B. Procedural History

After Rinaldi's administrative tort claim was denied by the Northeast Regional Office, Rinaldi timely filed his complaint on September 2, 2009. (Doc. 1.) Service of the complaint was directed by order dated September 30, 2009. (Doc. 9.)

On December 18, 2009, Defendant filed a motion to dismiss or, in the alternative, for summary judgment. (Doc. 13.) A supporting brief and statement of facts followed on January 19, 2010. (Docs. 17, 18.) Rinaldi filed a responsive brief and counter statement of facts on February 22, 2010. (Doc. 23, 24.) Defendant's reply brief was filed on March 5, 2010. (Doc. 28.)

By memorandum and order dated July 1, 2010, the court denied Defendant's motion for summary judgment based on a genuine issue of material fact. (Doc. 39.) In a footnote, the court noted that the discretionary function exception may relieve Defendant of liability in this case, but declined to consider the exception because Defendant failed to raise it. (Id. at 12 n.2.) As a result, the order directed Defendant to answer the complaint. (Id. at 13.) Consequently, Defendant filed the instant motion to dismiss or, in the alternative, for summary judgment, contending that the discretionary function exception relieves Defendant of liability. (Doc. 41.) Responsive and reply briefing followed, and the motion is now ripe for disposition.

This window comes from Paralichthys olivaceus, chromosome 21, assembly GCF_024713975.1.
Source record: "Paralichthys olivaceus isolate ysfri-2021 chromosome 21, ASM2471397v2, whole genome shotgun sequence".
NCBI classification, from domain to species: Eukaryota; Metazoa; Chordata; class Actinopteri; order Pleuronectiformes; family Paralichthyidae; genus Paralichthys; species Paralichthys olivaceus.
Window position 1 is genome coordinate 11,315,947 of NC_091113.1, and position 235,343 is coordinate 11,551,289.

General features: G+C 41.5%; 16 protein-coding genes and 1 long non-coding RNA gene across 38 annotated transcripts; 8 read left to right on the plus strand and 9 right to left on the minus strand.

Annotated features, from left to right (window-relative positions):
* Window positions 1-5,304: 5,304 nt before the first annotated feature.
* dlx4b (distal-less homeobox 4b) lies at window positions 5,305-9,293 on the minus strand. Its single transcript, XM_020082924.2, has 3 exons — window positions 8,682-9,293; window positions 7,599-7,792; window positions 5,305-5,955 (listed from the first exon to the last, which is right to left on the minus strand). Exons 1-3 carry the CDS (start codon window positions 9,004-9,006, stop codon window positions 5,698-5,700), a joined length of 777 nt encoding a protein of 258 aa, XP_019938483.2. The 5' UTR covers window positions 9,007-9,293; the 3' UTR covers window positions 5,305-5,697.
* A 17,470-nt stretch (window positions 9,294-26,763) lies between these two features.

II. Standard of Review - Motion to Dismiss

Among other requirements, a sound complaint must set forth "a short and plain statement of the claim showing that the pleader is entitled to relief." Fed. R. Civ. P. 8(a)(2). This statement must "give the defendant fair notice of what the . . . claim is and the grounds upon which it rests." Bell Atlantic Corp. v. Twombly, 550 U.S. 544, 555 (2007) (quoting Conley v. Gibson, 355 U.S. 41, 47 (1957)). "Fair notice" in Rule 8(a)(2) "depends on the type of case -- some complaints will require at least some factual allegations to make out a showing that the pleader is entitled to relief." Phillips v. County of Allegheny, 515 F.3d 224, 232 (3d Cir. 2008) (quotation omitted). "[A] situation may arise where, at some point, the factual detail in a complaint is so undeveloped that it does not provide a defendant the type of notice of claim which is contemplated by Rule 8." Id. A plaintiff must provide "more than labels and conclusions" or "a formulaic recitation of the elements of a cause of action" to show entitlement to relief. Twombly, 550 U.S. at 555; accord, e.g., Phillips, 515 F.3d at 231-32; Baraka v. McGreevey, 481 F.3d 187, 195 (3d Cir. 2007) (the court is not "compelled to accept unsupported conclusions and unwarranted inferences or a legal conclusion couched as a factual allegation.") (quotations and citations omitted)); Evancho v. Fisher, 423 F.3d 347, 351 (3d Cir. 2005). See also Ashcroft v. Iqbal, -- U.S. --, 129 S.Ct. 1937, 1949 (2009) (recognizing that Rule 8 pleading standard "does not require 'detailed factual allegations,' but it demands more than an unadorned, the-defendant-unlawfully-harmed-me accusation") (quoting Twombly, 550 U.S. at 555).